That is a lot to put on one person … on one single relationship.
Are these high expectations, in this age of customization, keeping us from being happy in our relationships? Would we benefit from lowering our expectations and standards? Would we benefit from choosing to make the best of our relationships as they are? Might we gain more by putting energy and time into improving our existing relationship rather than throwing the baby out with the bathwater and starting over?
One of the first suggestions we offer to unhappy couples is to complain less and appreciate more. It shifts a couple’s attention off of what is missing on to what is wonderful and working, and this simple shift in focus often quickly replaces dissatisfaction with an experience of satisfaction, gratitude and love. This is an important first step – to make ourselves “satisfiable”.
Research suggests that the more choices and options we have, the less happy and fulfilled we are, the less satisfiable. Certainly, the more expectations and specifications any of us have for what we want in relationship, the less likely we are to find someone who is a match to them, and the less likely we are to experience satisfaction once we are in relationship.
Because, honestly, no one is perfect – no one can be everything we need and want all the time.
Yet sometimes, ending a relationship and starting over is exactly what is needed for us to be happier and more fulfilled. Certainly, some of us (like myself) who have divorced and remarried, know intimately the benefits of a more aligned and better matched partnership!
Where is that line between unreasonable expectation, reasonable preference, non-negotiable deal breakers, being grateful for what we have and dancing gracefully with what shows up?
While there are no easy answers to the complexity of our current day relationships, we can strive to be aware of our tendency to compare what we have to unachievable standards and to be tentative about throwing away perfectly good relationships.
Yippppeee, Valentine’s Day is almost upon us! A chance to express our love!
Granted, some of you might approach Valentines Day with considerable dread, either because you don’t know what to do, because you don’t have anyone to spend it with, or because you feel obligated to do or buy something even though you don’t really want to – you know, get the hearts out, send flowers, buy chocolates, purchase a Hallmark card, reserve dinner at a fancy restaurant, and generally be blinded by all the pink!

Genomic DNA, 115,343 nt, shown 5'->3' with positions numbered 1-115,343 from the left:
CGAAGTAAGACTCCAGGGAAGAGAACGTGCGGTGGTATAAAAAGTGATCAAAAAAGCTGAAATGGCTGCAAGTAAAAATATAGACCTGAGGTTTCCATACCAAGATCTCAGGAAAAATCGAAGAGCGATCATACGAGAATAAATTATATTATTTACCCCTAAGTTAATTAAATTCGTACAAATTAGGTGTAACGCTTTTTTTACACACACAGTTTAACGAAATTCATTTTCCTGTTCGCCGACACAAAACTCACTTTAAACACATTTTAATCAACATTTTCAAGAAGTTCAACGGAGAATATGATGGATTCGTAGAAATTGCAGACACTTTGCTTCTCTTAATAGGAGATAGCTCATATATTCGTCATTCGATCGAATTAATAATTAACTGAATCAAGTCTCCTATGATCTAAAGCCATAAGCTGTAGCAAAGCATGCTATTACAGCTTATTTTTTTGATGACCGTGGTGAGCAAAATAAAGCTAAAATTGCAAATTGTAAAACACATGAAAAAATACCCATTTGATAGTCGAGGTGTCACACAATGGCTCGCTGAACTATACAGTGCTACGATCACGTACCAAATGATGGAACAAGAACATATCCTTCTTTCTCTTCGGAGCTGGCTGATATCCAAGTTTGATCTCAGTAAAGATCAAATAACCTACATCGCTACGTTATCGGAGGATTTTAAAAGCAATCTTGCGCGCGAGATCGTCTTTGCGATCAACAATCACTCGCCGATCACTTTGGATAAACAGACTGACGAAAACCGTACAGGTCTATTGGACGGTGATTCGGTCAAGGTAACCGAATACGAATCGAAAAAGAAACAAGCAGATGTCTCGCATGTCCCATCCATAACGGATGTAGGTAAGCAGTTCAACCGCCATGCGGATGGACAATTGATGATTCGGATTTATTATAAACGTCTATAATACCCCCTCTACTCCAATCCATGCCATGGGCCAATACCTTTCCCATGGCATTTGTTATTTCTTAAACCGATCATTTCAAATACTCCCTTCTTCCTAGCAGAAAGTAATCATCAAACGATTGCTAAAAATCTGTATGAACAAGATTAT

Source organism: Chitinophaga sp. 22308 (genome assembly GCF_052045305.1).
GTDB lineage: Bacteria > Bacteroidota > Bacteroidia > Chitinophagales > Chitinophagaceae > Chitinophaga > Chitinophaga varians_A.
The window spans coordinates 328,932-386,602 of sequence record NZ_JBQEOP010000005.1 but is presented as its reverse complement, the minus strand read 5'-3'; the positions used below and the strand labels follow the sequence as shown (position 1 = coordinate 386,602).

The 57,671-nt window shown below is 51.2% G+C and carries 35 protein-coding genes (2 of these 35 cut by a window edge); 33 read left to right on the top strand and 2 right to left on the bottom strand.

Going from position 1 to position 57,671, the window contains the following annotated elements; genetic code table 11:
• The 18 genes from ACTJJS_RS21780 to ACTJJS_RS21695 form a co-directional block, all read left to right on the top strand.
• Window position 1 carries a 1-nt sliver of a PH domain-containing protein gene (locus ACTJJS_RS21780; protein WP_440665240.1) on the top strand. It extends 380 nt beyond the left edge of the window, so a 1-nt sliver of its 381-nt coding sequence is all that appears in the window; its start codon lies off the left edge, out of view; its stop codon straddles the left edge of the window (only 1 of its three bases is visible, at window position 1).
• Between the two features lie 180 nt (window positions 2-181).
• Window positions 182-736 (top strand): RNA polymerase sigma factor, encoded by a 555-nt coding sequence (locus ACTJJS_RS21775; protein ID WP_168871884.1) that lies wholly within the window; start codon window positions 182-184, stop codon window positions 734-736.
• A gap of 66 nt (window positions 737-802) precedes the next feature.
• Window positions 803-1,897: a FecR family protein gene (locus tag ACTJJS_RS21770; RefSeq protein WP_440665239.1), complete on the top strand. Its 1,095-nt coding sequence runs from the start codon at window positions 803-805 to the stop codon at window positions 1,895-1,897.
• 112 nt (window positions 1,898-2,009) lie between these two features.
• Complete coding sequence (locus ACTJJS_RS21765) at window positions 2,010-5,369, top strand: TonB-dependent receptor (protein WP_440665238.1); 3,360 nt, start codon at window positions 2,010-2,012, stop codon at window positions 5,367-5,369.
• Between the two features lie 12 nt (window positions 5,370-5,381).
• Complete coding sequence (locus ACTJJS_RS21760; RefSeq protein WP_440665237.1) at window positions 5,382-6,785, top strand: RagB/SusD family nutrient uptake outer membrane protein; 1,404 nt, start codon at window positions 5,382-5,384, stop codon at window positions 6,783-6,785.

Conventionally, Valentine’s Day is a day to express love for a romantic partner.
But we need not limit ourselves. Remember when we used to make Valentine’s cards for our friends in school? That’s right. Love is not relegated to only lovers.
We love our friends, our children and grandchildren, our extended family, previous lovers, co-workers, clients, teachers – as well as our primary partner if we have one.
There is also our relationship with ourselves. How many times a year do we take the chance to celebrate and love ourselves? Give ourselves a luxurious bubble bath or take ourselves out to a nice dinner or indulge in a lovely massage? How often do we take time to say out loud what we appreciate about who we are?
And then there is our relationship with God or Spirit or the Great Mystery or the Universe or whatever words you choose to use for this miracle life of ours. How often do we give thanks for just being alive? For living a blessed life? For the sun and moon and rain and air and land and animals?
There’s a multitude of places to express our love and gratitude. By all means do it with your lover, spouse or primary partner, but that doesn’t have to be the extent of it.
Not only that, but love is free. We can express our love in a myriad of different ways that do not require buying anything at all.
When we express our love, and become a vehicle for love’s voice, not only do we help others to feel special, but we feel the positive effects of stepping into love too. When we reach out and do something that communicates the depth of our love and appreciation, we ourselves are uplifted!
Valentine’s Day provides a great excuse for us to express our love. It is a chance to do something we may never have done before to show our appreciation.
Aside from the conventional Valentine’s Day practices, we thought we would help you brainstorm a list of things you can do to make this Valentine’s Day special. Feel free to steal one or more of the ideas listed below or invent something else!